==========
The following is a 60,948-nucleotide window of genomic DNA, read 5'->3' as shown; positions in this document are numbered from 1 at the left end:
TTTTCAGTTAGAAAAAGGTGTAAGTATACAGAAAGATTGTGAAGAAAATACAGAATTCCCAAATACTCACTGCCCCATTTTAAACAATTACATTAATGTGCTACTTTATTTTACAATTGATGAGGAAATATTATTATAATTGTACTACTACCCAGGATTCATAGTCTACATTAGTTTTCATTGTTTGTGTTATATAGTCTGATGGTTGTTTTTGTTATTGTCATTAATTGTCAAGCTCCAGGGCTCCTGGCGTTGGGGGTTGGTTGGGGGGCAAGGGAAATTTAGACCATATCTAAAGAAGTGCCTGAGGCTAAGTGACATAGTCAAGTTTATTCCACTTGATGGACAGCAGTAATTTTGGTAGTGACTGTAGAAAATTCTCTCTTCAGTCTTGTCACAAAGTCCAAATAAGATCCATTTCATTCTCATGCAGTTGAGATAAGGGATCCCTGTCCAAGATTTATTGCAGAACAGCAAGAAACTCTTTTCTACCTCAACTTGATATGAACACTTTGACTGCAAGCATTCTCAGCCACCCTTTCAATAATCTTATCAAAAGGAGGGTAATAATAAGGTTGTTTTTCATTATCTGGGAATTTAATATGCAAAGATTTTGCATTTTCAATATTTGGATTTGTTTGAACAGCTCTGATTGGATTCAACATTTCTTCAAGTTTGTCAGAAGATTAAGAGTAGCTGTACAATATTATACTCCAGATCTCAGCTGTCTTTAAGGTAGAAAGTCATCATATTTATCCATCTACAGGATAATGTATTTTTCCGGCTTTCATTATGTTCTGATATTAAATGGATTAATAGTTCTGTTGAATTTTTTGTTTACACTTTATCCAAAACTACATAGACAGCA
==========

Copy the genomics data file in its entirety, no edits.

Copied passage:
The following is a 60,948-nucleotide window of genomic DNA, read 5'->3' as shown; positions in this document are numbered from 1 at the left end:
TTTTCAGTTAGAAAAAGGTGTAAGTATACAGAAAGATTGTGAAGAAAATACAGAATTCCCAAATACTCACTGCCCCATTTTAAACAATTACATTAATGTGCTACTTTATTTTACAATTGATGAGGAAATATTATTATAATTGTACTACTACCCAGGATTCATAGTCTACATTAGTTTTCATTGTTTGTGTTATATAGTCTGATGGTTGTTTTTGTTATTGTCATTAATTGTCAAGCTCCAGGGCTCCTGGCGTTGGGGGTTGGTTGGGGGGCAAGGGAAATTTAGACCATATCTAAAGAAGTGCCTGAGGCTAAGTGACATAGTCAAGTTTATTCCACTTGATGGACAGCAGTAATTTTGGTAGTGACTGTAGAAAATTCTCTCTTCAGTCTTGTCACAAAGTCCAAATAAGATCCATTTCATTCTCATGCAGTTGAGATAAGGGATCCCTGTCCAAGATTTATTGCAGAACAGCAAGAAACTCTTTTCTACCTCAACTTGATATGAACACTTTGACTGCAAGCATTCTCAGCCACCCTTTCAATAATCTTATCAAAAGGAGGGTAATAATAAGGTTGTTTTTCATTATCTGGGAATTTAATATGCAAAGATTTTGCATTTTCAATATTTGGATTTGTTTGAACAGCTCTGATTGGATTCAACATTTCTTCAAGTTTGTCAGAAGATTAAGAGTAGCTGTACAATATTATACTCCAGATCTCAGCTGTCTTTAAGGTAGAAAGTCATCATATTTATCCATCTACAGGATAATGTATTTTTCCGGCTTTCATTATGTTCTGATATTAAATGGATTAATAGTTCTGTTGAATTTTTTGTTTACACTTTATCCAAAACTACATAGACAGCA